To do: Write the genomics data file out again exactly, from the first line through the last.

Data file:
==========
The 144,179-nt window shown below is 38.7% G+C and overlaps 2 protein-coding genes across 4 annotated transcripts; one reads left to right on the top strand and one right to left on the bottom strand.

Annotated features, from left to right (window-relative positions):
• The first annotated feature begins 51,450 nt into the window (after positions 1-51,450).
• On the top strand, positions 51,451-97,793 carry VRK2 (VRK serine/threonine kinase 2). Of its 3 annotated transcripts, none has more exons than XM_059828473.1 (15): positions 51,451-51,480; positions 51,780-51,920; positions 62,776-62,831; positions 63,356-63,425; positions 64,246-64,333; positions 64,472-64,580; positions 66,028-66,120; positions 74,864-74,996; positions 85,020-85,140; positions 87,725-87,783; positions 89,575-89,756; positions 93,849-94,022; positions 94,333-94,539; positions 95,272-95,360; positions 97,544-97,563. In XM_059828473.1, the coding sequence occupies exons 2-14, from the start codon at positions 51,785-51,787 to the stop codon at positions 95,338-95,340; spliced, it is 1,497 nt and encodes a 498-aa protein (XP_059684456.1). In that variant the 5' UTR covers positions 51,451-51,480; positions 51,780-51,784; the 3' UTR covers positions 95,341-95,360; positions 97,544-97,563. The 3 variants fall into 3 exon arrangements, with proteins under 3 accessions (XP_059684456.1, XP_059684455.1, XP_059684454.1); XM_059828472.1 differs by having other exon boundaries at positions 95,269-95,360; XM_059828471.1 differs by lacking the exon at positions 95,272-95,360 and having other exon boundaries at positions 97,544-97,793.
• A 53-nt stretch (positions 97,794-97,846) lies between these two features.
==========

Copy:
The 144,179-nt window shown below is 38.7% G+C and overlaps 2 protein-coding genes across 4 annotated transcripts; one reads left to right on the top strand and one right to left on the bottom strand.

Annotated features, from left to right (window-relative positions):
• The first annotated feature begins 51,450 nt into the window (after positions 1-51,450).
• On the top strand, positions 51,451-97,793 carry VRK2 (VRK serine/threonine kinase 2). Of its 3 annotated transcripts, none has more exons than XM_059828473.1 (15): positions 51,451-51,480; positions 51,780-51,920; positions 62,776-62,831; positions 63,356-63,425; positions 64,246-64,333; positions 64,472-64,580; positions 66,028-66,120; positions 74,864-74,996; positions 85,020-85,140; positions 87,725-87,783; positions 89,575-89,756; positions 93,849-94,022; positions 94,333-94,539; positions 95,272-95,360; positions 97,544-97,563. In XM_059828473.1, the coding sequence occupies exons 2-14, from the start codon at positions 51,785-51,787 to the stop codon at positions 95,338-95,340; spliced, it is 1,497 nt and encodes a 498-aa protein (XP_059684456.1). In that variant the 5' UTR covers positions 51,451-51,480; positions 51,780-51,784; the 3' UTR covers positions 95,341-95,360; positions 97,544-97,563. The 3 variants fall into 3 exon arrangements, with proteins under 3 accessions (XP_059684456.1, XP_059684455.1, XP_059684454.1); XM_059828472.1 differs by having other exon boundaries at positions 95,269-95,360; XM_059828471.1 differs by lacking the exon at positions 95,272-95,360 and having other exon boundaries at positions 97,544-97,793.
• A 53-nt stretch (positions 97,794-97,846) lies between these two features.